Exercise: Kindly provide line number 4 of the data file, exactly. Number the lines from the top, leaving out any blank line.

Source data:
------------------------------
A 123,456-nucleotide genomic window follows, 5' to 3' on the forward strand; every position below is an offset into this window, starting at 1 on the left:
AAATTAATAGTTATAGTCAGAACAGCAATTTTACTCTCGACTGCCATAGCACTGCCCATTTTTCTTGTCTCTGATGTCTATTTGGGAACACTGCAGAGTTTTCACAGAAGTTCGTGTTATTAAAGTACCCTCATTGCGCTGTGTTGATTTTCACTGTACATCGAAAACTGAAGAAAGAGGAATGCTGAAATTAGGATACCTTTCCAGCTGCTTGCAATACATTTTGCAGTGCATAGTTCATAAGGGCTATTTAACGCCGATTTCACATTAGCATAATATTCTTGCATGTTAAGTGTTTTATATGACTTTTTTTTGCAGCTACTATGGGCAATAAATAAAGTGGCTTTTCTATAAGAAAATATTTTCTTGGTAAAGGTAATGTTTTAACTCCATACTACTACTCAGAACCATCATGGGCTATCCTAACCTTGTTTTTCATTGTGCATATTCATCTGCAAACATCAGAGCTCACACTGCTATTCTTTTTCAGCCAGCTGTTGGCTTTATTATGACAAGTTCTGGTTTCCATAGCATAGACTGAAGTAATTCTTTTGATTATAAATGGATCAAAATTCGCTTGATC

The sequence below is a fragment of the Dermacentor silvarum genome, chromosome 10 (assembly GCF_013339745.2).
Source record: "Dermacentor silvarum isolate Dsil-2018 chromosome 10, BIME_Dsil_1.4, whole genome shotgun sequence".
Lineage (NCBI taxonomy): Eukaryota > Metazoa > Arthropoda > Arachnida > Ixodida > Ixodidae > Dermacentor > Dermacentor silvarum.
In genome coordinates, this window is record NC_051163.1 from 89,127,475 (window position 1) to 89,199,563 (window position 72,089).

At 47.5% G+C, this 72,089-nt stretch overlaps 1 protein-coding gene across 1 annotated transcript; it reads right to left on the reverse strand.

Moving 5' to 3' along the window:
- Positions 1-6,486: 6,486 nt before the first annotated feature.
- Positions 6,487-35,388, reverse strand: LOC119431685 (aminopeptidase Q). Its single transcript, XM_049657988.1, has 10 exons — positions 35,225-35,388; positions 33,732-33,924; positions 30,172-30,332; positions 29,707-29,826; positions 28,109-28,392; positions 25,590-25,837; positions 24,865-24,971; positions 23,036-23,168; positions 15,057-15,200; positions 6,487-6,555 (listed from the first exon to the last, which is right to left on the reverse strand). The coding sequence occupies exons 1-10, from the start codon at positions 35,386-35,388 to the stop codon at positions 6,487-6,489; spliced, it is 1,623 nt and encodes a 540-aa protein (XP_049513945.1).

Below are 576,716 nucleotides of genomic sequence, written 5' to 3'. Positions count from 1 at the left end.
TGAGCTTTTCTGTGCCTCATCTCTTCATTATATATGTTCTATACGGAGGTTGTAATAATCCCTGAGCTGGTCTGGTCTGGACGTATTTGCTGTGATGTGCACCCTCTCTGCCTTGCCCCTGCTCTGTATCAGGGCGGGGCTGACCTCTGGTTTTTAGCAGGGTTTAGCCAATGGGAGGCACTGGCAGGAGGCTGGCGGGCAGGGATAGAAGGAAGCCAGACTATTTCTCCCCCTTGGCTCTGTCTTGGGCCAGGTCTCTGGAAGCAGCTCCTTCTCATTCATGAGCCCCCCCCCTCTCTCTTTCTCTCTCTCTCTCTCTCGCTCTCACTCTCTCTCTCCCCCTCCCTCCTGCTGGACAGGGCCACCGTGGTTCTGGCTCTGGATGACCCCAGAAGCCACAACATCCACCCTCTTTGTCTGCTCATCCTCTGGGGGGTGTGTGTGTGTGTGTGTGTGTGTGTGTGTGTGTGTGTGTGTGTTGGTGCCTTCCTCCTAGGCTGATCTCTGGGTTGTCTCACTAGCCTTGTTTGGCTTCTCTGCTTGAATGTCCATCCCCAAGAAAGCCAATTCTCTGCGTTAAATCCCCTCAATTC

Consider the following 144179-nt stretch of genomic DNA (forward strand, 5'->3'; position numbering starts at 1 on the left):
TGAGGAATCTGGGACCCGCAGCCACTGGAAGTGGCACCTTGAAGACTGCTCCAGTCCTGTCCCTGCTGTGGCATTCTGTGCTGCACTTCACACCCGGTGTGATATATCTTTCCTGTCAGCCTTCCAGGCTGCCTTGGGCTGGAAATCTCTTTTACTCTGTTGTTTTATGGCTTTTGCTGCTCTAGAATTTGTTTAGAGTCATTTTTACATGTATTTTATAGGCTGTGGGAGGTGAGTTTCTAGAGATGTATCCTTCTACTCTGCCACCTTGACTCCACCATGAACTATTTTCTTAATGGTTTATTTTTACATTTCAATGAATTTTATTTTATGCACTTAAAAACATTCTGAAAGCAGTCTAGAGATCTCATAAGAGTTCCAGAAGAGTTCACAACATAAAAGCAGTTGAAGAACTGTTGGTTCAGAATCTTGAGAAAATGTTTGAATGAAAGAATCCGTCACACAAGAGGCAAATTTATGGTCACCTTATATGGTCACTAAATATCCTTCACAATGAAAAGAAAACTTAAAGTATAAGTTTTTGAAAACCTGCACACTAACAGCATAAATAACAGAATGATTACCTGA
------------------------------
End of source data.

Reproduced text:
Source record: "Dermacentor silvarum isolate Dsil-2018 chromosome 10, BIME_Dsil_1.4, whole genome shotgun sequence".